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Business Briefing If it looks like a trade war, swims like a trade war, quacks like a trade war

Briefing highlights

  • Trade tensions mount
  • Companies, economies threatened
  • Loonie below 74 cents
  • Home Capital puts itself on the block
  • Potash Corp. profit tops expectations
  • Ford's quarterly profit slips

Tit for tat

Presumably, you’ve got to have at least one return volley to mark the start of the war. And at this point, we’ve only had the tat in any tit-for-tat trade action between the United States and Canada.

If Christy Clark has her way, our volley would come next.

And, as they say, if it looks like a duck, swims like a duck and quacks like a duck, then it’s probably a duck.

So far, we’ve seen just one trade action, from the Americans on softwood lumber. Beyond that, there’s the bluster and the threats.

But all of this takes a toll on Canadian companies, and threatens to damage the economy even further.

“Tense negotiations will almost certainly hit investment spending from Canadian companies - already expected to be a drag on domestic growth for the year,” warned Bipan Rai, executive director of macro strategy at CIBC World Markets.

At this point, many observers say they don’t expect an all-out war, but they certainly point to that possibility.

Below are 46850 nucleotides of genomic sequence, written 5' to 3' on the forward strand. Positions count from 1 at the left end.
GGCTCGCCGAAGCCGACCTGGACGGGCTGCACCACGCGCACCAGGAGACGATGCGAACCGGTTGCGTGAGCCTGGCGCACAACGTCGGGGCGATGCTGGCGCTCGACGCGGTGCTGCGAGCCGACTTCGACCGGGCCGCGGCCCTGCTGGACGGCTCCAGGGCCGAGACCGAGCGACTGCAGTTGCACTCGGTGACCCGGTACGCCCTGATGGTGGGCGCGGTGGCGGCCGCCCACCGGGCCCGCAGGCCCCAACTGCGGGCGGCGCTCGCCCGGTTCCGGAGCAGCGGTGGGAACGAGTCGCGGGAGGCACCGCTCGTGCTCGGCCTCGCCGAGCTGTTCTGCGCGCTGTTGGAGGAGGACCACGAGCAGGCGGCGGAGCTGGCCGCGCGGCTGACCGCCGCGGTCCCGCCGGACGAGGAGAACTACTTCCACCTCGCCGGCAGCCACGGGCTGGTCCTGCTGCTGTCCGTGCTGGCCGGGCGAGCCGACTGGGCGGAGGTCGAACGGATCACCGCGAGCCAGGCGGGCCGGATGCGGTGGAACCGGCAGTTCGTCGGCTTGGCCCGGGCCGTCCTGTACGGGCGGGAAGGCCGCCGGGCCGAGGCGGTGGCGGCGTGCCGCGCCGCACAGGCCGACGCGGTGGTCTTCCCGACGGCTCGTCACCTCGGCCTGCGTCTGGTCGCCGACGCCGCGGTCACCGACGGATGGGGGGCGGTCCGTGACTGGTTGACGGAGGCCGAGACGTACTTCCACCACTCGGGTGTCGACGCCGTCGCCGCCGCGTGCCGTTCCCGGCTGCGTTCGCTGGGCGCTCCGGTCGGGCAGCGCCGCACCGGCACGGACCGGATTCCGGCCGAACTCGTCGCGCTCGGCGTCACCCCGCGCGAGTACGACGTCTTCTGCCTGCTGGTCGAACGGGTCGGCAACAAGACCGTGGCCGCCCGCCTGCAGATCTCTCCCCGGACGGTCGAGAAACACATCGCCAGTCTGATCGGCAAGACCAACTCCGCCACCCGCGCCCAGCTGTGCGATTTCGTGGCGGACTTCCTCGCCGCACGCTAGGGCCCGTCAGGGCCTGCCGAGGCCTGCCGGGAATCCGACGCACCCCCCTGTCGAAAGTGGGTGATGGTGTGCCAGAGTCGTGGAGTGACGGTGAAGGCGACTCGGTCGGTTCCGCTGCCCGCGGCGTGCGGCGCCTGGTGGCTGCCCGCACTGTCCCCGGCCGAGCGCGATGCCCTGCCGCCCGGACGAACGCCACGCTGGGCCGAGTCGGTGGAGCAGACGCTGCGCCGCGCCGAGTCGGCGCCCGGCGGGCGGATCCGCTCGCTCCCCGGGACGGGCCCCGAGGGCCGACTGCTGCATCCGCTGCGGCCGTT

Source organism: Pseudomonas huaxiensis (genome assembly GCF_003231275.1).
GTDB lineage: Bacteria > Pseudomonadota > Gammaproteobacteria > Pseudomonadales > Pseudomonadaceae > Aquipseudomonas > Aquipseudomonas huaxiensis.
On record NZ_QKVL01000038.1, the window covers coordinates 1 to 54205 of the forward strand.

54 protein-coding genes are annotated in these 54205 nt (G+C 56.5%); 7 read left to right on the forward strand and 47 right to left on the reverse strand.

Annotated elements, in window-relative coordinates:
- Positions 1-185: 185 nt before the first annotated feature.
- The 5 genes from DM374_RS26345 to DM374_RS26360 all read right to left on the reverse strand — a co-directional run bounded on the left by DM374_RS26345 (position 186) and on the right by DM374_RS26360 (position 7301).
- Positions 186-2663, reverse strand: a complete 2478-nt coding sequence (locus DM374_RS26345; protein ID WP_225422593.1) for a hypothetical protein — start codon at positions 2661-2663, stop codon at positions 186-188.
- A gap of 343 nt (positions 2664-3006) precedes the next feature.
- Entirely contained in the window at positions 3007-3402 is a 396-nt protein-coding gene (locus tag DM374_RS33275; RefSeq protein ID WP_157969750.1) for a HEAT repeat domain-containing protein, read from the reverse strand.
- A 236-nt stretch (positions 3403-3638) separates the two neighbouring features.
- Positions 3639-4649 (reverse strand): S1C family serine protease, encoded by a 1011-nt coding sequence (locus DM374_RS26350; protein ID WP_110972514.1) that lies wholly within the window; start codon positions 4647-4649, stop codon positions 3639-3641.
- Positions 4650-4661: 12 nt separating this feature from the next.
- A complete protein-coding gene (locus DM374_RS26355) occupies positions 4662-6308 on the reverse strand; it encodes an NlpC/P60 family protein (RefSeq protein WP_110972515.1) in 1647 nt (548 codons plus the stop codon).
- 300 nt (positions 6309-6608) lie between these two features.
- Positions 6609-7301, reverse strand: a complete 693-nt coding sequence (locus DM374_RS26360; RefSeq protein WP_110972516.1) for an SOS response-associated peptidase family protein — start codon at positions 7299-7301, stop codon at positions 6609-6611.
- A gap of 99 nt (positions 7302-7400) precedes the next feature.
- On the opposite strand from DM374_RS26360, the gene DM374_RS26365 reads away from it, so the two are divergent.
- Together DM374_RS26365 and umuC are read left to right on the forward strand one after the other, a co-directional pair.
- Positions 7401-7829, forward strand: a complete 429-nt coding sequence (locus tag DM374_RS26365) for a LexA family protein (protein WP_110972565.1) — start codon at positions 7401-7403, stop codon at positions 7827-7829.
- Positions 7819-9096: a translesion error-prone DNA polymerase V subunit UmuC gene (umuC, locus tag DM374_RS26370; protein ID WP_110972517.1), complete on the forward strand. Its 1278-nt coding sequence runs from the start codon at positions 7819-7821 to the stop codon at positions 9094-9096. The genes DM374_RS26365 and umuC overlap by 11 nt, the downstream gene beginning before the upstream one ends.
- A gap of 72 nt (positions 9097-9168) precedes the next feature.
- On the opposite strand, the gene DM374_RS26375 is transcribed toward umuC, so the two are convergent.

And, of course, emotions are running high and politics are at play. Ms. Clark is in the midst of an election campaign, battling for re-election as British Columbia’s premier, and President Donald Trump appears desperate to show he has actually done something concrete, beyond a failed attempt at health care reform, in his first 100 days.

If it looks like a duck

Let’s start with softwood lumber. To recap, the U.S. has slapped preliminary countervailing duties on Canadian exports, with anti-dumping levies still to come.

As The Globe and Mails Sunny Dhillon and Wendy Stueck report, Ms. Clark is now pressing the Trudeau government to retaliate by banning thermal coal exports from B.C. ports.

To be sure, she cited environmental issues related to those shipments, but also brought the softwood lumber dispute into it.

“With the decision by the United States Department of Commerce to impose these unfair and unwarranted duties on Canadian softwood lumber exports, now is the time to align our shared values with our environmental policy,” she said in an open letter to Prime Minister Justin Trudeau.

This all sent the shares of Canada’s Westshore Terminal Investment Corp. and Cloud Peak Energy Inc. of the U.S. sliding on Wednesday. The Canadian dollar, too, has tumbled on the softwood duties.

If it swims like a duck

Ms. Clark, Mr. Trudeau and Quebec Premier Philippe Couillard are swimming against ever-rising floods (or whatever one has to say to make the analogy work).

Ms. Clark’s province has much at stake. Canadian softwood exports represent more than 30 per cent of the American market, and B.C. accounts for the lion’s share.